TJG: Your music is quite rhythmic. The phrases are so tightly curated and composed. How do you work through that material when you’re writing it?
SL: I tend to write what I hear. Again, a lot of stuff comes from what I was raised hearing, especially phrasing in hip hop. What’s out there now, checking out the music of people like Matt Mitchell and trying to grasp that and get a handle on it, looking at it, learning it… I’m not doing anything near what he’s doing, but he has such an exploratory approach to rhythm. So I do try to ask myself a lot of what-if questions while composing. Again, it’s not as in-depth as where some folks are getting nowadays, but I try to use some of those techniques.
Lastly, as an improviser, I want to write how I improvise. If I’m noodling between working on some music for something else, I always have my phone next to me. If I discover something and record it, I can go back to it later. It happens a lot when I’m sleeping. I’ll often wake up at 5 A.M., hear something in my head, and will try to jot it down or sing it. So, the music becomes a combination of what I’m listening to, what I’m striving for, and my own approach to how I hear and feel rhythm.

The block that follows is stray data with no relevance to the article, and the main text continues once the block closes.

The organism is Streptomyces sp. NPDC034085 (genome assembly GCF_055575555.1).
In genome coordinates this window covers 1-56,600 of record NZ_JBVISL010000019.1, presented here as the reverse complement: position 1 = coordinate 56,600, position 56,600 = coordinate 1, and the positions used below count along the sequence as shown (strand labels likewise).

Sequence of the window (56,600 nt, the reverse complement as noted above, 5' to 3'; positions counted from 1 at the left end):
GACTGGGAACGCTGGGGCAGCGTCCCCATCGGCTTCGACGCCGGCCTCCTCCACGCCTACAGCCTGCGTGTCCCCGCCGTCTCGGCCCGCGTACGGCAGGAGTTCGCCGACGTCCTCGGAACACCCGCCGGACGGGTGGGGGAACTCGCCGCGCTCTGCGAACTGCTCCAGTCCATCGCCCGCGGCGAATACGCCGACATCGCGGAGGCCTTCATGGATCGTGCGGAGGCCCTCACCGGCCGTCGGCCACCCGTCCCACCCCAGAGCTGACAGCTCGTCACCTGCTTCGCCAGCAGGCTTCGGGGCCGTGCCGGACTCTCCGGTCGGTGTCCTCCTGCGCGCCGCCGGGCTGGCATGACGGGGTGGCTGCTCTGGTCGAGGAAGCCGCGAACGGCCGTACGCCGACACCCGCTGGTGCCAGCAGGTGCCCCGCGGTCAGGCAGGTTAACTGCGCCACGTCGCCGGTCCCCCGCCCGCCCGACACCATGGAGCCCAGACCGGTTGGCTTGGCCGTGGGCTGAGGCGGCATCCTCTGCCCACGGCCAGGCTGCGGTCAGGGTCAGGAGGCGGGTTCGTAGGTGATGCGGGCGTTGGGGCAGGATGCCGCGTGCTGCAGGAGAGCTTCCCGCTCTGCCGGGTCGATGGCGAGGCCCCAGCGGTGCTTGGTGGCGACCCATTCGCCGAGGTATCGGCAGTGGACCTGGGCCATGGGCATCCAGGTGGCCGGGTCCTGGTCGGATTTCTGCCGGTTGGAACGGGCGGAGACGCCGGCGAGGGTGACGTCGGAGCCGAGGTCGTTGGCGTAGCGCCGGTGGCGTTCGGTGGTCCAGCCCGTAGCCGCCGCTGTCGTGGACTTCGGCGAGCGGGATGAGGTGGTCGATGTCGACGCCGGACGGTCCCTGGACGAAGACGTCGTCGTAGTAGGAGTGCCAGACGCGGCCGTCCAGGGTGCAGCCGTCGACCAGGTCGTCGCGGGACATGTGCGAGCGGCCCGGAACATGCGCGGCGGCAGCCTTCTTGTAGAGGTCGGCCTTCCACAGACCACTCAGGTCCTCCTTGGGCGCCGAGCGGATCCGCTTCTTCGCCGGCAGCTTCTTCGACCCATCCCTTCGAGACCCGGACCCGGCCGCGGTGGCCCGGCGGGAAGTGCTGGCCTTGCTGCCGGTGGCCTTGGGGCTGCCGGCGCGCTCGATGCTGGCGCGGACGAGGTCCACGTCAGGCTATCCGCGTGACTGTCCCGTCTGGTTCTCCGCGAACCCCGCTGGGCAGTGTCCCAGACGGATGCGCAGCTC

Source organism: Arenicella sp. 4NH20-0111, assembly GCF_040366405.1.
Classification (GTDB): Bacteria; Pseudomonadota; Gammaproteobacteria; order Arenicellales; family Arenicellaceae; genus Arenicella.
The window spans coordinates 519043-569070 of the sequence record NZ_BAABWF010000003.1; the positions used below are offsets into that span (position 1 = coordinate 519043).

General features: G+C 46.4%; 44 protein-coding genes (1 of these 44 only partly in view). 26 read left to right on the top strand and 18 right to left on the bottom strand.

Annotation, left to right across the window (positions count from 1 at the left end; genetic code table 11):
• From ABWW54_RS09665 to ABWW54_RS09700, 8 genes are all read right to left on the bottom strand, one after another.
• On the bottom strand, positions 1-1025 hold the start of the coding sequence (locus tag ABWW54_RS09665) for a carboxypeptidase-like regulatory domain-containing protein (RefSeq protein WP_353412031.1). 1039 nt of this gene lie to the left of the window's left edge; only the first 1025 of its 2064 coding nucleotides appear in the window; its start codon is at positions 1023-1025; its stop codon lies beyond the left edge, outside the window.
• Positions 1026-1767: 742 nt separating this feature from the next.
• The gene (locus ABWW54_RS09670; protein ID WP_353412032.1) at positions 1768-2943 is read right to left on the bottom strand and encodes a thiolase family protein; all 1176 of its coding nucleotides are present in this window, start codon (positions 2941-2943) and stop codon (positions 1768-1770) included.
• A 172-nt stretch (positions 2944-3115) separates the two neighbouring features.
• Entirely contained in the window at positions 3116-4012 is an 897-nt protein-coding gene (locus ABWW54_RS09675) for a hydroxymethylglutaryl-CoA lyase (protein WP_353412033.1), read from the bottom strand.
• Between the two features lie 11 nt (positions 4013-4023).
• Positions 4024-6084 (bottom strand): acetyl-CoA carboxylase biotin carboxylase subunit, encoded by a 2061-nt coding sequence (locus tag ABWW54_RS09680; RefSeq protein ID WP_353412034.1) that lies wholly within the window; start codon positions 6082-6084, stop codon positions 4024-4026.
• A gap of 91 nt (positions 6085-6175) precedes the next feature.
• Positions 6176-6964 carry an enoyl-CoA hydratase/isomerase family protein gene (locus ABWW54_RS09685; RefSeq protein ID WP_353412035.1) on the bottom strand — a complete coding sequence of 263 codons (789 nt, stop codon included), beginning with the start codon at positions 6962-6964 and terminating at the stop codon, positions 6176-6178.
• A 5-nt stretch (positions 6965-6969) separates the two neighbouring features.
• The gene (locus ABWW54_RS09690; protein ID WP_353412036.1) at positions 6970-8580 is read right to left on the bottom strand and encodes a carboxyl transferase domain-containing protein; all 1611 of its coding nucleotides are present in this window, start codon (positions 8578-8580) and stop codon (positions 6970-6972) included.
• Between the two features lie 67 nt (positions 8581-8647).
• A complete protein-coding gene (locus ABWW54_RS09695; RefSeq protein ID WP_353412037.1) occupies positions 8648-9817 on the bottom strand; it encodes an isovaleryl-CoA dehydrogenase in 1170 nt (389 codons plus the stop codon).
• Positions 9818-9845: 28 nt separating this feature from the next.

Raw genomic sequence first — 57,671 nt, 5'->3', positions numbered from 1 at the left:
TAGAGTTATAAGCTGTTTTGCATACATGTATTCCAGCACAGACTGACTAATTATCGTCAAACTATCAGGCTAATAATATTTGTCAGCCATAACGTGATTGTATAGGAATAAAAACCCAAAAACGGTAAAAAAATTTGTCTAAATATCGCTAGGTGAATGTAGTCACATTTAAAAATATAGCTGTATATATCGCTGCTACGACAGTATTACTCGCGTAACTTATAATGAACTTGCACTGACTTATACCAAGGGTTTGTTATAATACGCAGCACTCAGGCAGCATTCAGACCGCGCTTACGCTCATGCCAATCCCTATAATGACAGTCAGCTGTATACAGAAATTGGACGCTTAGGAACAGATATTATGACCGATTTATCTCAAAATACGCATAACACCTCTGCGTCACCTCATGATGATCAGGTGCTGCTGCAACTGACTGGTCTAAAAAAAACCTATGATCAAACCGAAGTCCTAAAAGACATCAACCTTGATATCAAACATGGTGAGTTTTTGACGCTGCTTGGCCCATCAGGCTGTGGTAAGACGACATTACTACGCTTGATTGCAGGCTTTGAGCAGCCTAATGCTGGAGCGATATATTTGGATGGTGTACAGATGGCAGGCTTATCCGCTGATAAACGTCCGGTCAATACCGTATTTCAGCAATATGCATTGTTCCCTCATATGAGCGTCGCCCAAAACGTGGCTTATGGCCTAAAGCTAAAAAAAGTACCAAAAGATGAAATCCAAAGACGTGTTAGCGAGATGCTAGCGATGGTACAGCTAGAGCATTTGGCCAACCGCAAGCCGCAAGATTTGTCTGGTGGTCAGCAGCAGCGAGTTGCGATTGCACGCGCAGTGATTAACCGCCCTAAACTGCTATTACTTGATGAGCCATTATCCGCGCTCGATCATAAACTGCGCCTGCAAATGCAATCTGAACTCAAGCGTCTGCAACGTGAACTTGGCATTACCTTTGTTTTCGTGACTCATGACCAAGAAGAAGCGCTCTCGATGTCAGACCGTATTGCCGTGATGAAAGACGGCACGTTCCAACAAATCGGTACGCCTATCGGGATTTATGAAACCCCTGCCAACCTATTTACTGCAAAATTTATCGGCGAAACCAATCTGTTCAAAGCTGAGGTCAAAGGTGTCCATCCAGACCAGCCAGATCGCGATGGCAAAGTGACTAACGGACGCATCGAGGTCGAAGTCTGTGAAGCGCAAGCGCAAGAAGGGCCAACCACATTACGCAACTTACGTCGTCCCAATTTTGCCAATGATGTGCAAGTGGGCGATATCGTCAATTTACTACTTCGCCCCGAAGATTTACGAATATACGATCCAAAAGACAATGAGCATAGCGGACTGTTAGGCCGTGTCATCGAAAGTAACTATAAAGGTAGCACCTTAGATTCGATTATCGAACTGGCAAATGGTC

TJG: In terms of the rhythm section, how do you think about that in your band?
SL: With Brad Shepik, the guitar player, he comps here and there, but I never tell him to. The first time we played, at our first rehearsal together, he said “Oh yeah, Shawn, I worked out voicings for these chords,” and I was like, “You don’t have to do that! You’re playing the melody!” It’s a traditional quintet format, so Brad is more of a horn voice than a rhythm section instrument, though he definitely comps. When I think of the ‘rhythm section,’ I think of Santi and Chris.
TJG: So what kind of energy do they tend to set as a band?